While a jury’s guilty verdicts were issued Tuesday to form Minneapolis police officer Derek Chauvin, on trial for George Floyd’s murder, people across America have found a moment to exhale. Houston artist Ange Hillz, meanwhile, went to work: in 24 hours, he created this week’s TIME cover portrait of Floyd, to accompany a story by TIME’s Janell Ross.
“My choice was to use a lot of color to represent all the colors of the people who supported this result … all the diversity,” Hillz tells TIME. “I was so happy for the family, the world was happy.”
But as a testament to how tenuous this moment of joy and resolution is, Hillz delivered the final artwork from a Minneapolis airport while on his way to the funeral of Daunte Wright, another unarmed black man recently killed by a police officer (and whose death occurred while Chauvin’s trial was underway). “The work continues, we will not stop,” said Hillz, well aware of what remains to be done to dismantle structural inequality and systemic racism in the United States.
Read more: “There is still a lot of work to do.” Backed by the results of the Chauvin trial, the police reform movement looks ahead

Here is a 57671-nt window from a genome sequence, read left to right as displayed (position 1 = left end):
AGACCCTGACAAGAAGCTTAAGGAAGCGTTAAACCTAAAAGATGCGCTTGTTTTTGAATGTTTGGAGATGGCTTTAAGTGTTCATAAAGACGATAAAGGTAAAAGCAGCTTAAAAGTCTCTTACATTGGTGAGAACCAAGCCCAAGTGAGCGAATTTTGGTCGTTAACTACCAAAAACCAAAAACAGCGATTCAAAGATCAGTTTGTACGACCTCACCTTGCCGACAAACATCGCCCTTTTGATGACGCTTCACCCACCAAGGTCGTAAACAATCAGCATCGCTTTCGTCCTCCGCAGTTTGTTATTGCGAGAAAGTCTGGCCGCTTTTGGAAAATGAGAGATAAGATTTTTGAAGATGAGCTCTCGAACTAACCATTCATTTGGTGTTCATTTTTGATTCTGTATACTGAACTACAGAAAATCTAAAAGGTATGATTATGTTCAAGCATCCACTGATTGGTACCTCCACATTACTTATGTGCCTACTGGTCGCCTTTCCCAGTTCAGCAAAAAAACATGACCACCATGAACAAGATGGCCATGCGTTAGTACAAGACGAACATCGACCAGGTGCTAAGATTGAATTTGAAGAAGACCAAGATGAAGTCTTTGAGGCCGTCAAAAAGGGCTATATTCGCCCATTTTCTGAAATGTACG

Hillz has built a lasting relationship with the Floyd family over the past year, having first met them when he created a quick painting of Floyd at the family’s private funeral in Houston last June. Since that day, Hillz claims to have communicated regularly with family members.
It is a revolutionary act to create such a likeness of a black man like George Floyd, that he would normally only be visible if he were a celebrity or a perceived threat. And it is radical to make him as he was: a father, a son and a brother; an ordinary man who, in death, has reached an almost iconographic status. The image exists as a tribute to Floyd’s humanity and to this tenuous moment of American possibility.
“All we need is equality,” says Hillz. “Nothing more, nothing less.”
Get a print of the cover of TIME’s George Floyd “Justice – Not Yet For All”